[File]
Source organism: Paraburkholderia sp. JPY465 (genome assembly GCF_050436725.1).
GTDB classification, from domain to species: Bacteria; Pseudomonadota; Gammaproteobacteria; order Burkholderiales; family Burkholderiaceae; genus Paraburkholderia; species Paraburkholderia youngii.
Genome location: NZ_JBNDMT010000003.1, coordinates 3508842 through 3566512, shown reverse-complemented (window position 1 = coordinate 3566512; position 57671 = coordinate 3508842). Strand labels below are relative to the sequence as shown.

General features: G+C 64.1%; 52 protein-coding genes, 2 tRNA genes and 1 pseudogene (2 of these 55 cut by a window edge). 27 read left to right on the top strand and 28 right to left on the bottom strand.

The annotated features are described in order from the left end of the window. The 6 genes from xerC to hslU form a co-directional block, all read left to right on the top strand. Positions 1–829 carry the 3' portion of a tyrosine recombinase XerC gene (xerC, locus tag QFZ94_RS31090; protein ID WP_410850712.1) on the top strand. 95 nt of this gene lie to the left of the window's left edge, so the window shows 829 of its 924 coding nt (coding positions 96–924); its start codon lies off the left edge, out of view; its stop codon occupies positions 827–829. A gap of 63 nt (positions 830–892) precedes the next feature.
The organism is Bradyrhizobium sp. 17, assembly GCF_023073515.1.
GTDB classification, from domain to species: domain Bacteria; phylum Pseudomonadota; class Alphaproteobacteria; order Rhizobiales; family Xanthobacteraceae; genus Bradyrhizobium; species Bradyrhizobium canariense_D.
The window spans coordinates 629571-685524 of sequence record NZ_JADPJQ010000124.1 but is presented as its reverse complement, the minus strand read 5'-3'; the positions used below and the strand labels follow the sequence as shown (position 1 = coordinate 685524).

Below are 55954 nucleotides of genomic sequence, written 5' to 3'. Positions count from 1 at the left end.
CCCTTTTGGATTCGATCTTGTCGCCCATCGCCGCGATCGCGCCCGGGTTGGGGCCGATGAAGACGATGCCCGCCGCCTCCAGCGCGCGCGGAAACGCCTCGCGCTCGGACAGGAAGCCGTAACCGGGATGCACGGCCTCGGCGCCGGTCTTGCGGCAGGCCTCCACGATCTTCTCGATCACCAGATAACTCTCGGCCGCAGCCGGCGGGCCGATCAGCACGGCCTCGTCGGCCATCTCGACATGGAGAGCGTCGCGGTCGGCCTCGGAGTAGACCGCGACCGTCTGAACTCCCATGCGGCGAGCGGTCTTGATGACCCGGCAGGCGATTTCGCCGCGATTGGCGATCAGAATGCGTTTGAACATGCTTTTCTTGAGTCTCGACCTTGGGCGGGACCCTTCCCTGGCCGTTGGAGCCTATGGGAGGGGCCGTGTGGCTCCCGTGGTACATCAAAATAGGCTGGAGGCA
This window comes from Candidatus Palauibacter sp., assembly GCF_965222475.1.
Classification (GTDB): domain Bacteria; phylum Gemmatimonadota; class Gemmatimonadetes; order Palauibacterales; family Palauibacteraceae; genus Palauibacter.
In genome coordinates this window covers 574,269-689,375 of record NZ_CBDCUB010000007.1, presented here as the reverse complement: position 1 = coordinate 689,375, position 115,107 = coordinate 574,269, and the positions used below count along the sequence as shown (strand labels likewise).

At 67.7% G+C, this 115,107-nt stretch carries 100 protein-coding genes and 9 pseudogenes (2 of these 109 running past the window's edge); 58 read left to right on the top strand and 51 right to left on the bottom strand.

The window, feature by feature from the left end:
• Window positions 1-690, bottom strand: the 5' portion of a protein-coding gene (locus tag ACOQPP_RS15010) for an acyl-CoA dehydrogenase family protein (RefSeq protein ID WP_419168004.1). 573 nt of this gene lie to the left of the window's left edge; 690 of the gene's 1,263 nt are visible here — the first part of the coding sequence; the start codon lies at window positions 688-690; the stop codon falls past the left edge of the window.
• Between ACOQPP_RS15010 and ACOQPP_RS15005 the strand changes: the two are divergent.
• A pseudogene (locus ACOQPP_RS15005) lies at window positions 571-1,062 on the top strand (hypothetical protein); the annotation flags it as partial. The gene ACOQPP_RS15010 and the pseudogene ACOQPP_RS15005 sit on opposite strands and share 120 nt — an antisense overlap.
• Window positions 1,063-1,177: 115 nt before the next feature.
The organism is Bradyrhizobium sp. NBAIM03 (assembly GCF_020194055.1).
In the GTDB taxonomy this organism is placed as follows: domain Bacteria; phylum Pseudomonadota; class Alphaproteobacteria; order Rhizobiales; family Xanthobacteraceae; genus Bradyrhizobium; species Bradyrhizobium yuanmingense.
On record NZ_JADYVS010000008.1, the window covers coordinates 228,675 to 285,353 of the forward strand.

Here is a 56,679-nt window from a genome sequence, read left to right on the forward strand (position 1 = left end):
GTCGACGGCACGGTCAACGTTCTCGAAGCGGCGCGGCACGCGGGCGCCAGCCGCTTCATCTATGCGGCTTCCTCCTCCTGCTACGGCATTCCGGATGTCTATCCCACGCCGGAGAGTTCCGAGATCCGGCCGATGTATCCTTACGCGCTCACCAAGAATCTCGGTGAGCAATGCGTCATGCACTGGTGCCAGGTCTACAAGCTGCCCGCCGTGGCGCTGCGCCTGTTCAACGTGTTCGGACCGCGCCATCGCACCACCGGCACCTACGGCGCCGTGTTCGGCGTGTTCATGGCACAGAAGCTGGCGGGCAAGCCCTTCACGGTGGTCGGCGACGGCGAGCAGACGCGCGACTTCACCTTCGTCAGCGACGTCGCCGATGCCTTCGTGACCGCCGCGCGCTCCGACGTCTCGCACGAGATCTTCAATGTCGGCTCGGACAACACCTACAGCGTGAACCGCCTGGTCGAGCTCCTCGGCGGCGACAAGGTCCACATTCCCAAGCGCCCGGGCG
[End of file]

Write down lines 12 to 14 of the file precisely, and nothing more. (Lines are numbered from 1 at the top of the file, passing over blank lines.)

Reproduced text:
Classification (GTDB): domain Bacteria; phylum Gemmatimonadota; class Gemmatimonadetes; order Palauibacterales; family Palauibacteraceae; genus Palauibacter.
In genome coordinates this window covers 574,269-689,375 of record NZ_CBDCUB010000007.1, presented here as the reverse complement: position 1 = coordinate 689,375, position 115,107 = coordinate 574,269, and the positions used below count along the sequence as shown (strand labels likewise).

At 67.7% G+C, this 115,107-nt stretch carries 100 protein-coding genes and 9 pseudogenes (2 of these 109 running past the window's edge); 58 read left to right on the top strand and 51 right to left on the bottom strand.